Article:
In most music circles, Greyhounds are typically pegged solely as a blues outfit. However, even a cursory listen across the group’s many albums quickly reveals the band’s broader influences, spanning from jazz, soul, southern swamp, and a touch of twangy roots. Touring in support of their most recent album, Cheyenne Valley Drive, the band blazed through a tight 45 minute set at Music City’s beloved beer-fueled listening room, The Basement.
Highlighting the distinct vocal styles of singers Anthony Farrell and Andrew Trube–whether solo, paired, or competing—the band flashed between the oft slow-burn led songs of keyboardist Farrell and the more up-tempo and rootsy-jazz offerings led by Trube. Never letting the slow get too slow or the fast too fast, the band kept the room excited without compromising their underlying musical foundation. Ensconced in his keyboards, Farrell would set the velvet mood while only a song or two later, Trube would turn the vibe upside down with a jumping, rocking song. With songs like “Credo” and “Rocky Love,” the room felt like an intimate soul club, while “Learning How to Love” added a toe-tapping twist. On “Hot Sauce,” the band diverted from its familiar blues path to take a fast-paced, muddy stroll through some Louisiana-style swampy funk. It was clear that the Greyhounds live within bluesy soul music but aren’t afraid to take a day trip to visit their many influences.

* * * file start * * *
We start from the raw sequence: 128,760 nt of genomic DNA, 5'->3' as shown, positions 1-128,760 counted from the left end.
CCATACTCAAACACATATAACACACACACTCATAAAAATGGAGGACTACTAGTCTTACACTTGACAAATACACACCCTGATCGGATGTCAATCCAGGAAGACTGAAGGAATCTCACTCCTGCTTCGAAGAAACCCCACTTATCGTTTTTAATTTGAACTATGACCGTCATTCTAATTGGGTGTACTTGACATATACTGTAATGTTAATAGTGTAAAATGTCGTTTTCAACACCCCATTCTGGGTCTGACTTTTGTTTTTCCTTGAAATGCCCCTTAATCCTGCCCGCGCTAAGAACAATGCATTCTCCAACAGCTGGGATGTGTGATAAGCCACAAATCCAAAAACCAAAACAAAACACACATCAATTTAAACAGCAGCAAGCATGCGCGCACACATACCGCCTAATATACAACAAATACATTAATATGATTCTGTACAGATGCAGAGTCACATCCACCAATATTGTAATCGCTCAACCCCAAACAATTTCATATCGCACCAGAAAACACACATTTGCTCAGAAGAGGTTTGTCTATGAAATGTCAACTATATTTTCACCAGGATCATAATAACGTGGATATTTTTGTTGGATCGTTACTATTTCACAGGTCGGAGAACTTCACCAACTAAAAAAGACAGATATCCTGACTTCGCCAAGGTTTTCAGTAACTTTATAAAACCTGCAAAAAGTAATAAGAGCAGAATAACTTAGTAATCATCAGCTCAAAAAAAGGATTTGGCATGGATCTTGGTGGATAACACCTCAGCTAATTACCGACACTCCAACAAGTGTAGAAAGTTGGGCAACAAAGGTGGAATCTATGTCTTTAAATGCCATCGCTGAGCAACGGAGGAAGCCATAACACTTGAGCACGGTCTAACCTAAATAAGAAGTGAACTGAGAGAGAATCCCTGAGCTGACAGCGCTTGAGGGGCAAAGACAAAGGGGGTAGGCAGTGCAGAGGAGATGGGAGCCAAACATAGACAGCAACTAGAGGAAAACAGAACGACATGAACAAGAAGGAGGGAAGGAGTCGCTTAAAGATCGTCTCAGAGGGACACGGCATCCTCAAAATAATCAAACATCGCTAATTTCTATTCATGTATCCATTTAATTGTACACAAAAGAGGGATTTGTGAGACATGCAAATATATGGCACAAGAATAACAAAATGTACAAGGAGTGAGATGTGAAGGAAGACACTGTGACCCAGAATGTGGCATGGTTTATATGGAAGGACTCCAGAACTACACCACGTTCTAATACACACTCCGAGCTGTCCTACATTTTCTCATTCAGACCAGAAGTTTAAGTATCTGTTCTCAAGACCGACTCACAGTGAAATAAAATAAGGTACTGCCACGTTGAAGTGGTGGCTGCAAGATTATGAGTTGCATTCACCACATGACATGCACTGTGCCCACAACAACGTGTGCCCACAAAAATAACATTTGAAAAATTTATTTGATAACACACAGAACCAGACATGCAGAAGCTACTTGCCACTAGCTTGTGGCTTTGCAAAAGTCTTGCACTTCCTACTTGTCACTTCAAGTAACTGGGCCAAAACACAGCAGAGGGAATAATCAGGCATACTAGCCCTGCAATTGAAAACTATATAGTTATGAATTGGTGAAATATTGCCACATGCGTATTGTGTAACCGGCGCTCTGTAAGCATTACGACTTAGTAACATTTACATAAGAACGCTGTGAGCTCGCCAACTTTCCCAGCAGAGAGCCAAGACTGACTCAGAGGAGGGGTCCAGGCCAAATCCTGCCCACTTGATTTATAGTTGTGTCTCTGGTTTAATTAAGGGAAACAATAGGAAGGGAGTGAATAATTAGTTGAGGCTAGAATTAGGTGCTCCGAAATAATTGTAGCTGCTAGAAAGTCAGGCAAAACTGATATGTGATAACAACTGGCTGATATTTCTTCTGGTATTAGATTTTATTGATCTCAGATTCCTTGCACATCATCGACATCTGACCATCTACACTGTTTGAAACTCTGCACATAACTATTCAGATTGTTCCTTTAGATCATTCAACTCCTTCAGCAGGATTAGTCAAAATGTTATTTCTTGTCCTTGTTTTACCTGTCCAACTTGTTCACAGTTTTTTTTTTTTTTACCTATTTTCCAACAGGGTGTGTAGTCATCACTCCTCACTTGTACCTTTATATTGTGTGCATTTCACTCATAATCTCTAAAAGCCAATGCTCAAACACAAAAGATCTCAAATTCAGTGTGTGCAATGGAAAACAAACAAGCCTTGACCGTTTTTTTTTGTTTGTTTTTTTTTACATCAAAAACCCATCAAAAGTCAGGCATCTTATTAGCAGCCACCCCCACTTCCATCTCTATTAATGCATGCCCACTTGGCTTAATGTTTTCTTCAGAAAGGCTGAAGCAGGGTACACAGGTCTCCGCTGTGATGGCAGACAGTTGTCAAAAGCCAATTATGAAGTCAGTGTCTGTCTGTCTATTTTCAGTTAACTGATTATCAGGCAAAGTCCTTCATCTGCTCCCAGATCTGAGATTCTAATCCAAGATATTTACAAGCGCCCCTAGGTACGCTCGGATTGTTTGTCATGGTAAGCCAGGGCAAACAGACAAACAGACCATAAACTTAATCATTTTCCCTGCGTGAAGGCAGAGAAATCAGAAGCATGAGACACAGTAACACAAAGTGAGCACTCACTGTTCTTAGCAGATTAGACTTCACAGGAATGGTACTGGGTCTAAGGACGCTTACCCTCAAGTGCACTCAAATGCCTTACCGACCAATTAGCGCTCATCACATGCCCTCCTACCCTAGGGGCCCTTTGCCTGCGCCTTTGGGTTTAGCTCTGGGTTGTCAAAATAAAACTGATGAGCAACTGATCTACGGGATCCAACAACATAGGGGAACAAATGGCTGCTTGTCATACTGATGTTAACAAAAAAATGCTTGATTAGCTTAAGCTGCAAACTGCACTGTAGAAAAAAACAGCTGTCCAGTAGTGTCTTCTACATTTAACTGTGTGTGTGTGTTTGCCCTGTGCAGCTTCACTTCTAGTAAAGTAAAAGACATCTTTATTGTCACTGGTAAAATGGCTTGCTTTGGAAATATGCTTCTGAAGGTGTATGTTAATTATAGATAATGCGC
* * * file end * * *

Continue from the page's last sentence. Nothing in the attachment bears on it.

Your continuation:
Musically, the band helped divide its sound by well-placed uses of different instruments. Ferrell’s keys added to the soul songs with the added touches of aching organ. Trube highlighted the band’s rockier influences with cheers-inducing guitar solos and added to the roots touches with restrained use of harmonica. The band’s pace was set by a drummer that smoothly switched between the sultry tom beat and cymbal hiss needed for Farrell’s moodier works while standing ready to add the riding snare rhythm on Trube’s faster-paced songs.
At The Basement, it was clear that the sum of the band’s parts adds up to more than just a blues band and instead encompasses most of the broad genres that make up the heart of Americana music. Individually, the band consisted of a dedicated soul singer that brought the mournful organ, a folk-voiced guitar player, and a dynamic drummer. Together, both musically and stylistically, they were Greyhounds.
[This coverage was provided by Eo8’s own George Maifiar.]